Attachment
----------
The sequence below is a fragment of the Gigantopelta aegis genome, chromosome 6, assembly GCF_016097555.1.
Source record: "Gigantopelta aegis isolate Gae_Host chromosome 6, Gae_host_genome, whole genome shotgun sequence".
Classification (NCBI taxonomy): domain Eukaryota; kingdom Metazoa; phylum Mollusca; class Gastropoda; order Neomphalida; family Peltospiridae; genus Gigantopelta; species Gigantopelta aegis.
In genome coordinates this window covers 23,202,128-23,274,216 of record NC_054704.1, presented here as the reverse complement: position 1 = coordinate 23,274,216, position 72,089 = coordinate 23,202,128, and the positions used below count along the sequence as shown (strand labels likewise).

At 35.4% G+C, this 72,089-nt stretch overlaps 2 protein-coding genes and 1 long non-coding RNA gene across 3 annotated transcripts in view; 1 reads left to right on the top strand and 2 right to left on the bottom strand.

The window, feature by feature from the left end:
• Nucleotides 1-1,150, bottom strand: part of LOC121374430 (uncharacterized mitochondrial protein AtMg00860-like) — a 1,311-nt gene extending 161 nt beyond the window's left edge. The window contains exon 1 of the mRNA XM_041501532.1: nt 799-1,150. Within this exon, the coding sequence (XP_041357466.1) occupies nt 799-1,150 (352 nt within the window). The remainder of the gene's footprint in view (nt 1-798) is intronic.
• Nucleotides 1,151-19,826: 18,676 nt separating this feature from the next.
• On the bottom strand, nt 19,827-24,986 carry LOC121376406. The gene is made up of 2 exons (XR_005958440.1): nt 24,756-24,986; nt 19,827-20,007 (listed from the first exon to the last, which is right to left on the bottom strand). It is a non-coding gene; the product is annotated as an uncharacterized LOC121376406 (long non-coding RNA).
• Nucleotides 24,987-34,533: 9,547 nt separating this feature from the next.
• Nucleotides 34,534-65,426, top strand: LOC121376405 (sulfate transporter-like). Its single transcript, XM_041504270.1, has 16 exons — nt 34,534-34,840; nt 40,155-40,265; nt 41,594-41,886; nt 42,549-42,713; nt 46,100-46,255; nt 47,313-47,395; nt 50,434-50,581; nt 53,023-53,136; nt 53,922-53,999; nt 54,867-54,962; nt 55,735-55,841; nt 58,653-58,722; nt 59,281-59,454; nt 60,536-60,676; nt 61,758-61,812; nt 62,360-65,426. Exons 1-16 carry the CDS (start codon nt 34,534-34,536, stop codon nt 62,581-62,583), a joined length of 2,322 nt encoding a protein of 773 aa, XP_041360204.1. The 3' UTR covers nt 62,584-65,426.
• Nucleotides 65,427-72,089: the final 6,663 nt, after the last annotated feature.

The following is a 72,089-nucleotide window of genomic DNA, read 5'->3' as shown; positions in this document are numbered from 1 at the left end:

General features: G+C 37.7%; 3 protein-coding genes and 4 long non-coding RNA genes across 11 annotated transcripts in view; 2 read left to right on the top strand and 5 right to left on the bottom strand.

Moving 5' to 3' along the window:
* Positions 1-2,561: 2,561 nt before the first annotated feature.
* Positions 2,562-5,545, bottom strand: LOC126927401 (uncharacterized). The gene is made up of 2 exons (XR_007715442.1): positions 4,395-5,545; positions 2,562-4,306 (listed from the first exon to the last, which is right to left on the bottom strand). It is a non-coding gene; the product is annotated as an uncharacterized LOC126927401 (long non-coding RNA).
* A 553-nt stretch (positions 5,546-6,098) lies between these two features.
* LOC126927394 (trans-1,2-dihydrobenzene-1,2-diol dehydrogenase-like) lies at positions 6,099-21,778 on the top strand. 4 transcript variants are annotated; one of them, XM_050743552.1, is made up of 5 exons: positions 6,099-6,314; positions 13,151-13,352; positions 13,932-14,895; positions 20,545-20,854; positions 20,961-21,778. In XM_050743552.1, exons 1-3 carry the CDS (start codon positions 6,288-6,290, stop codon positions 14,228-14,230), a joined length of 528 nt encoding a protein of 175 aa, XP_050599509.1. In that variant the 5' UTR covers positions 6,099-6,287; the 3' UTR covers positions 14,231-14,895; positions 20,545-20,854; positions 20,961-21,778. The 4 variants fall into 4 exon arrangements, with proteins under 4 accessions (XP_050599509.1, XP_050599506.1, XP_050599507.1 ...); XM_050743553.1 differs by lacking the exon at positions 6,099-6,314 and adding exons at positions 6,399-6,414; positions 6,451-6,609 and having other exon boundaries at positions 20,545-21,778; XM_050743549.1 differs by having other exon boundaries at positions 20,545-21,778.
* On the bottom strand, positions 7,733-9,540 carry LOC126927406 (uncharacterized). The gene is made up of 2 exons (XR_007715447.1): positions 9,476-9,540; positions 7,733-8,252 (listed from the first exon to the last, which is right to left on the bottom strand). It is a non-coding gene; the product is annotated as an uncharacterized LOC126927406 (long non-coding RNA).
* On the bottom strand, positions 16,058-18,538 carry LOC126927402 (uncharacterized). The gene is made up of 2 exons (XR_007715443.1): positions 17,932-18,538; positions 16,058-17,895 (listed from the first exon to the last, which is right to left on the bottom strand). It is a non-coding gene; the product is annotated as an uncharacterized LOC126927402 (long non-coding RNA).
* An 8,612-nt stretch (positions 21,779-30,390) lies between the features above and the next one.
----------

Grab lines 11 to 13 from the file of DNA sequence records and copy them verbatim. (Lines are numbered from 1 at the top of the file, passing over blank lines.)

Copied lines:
• Nucleotides 34,534-65,426, top strand: LOC121376405 (sulfate transporter-like). Its single transcript, XM_041504270.1, has 16 exons — nt 34,534-34,840; nt 40,155-40,265; nt 41,594-41,886; nt 42,549-42,713; nt 46,100-46,255; nt 47,313-47,395; nt 50,434-50,581; nt 53,023-53,136; nt 53,922-53,999; nt 54,867-54,962; nt 55,735-55,841; nt 58,653-58,722; nt 59,281-59,454; nt 60,536-60,676; nt 61,758-61,812; nt 62,360-65,426. Exons 1-16 carry the CDS (start codon nt 34,534-34,536, stop codon nt 62,581-62,583), a joined length of 2,322 nt encoding a protein of 773 aa, XP_041360204.1. The 3' UTR covers nt 62,584-65,426.
• Nucleotides 65,427-72,089: the final 6,663 nt, after the last annotated feature.

The following is a 72,089-nucleotide window of genomic DNA, read 5'->3' as shown; positions in this document are numbered from 1 at the left end: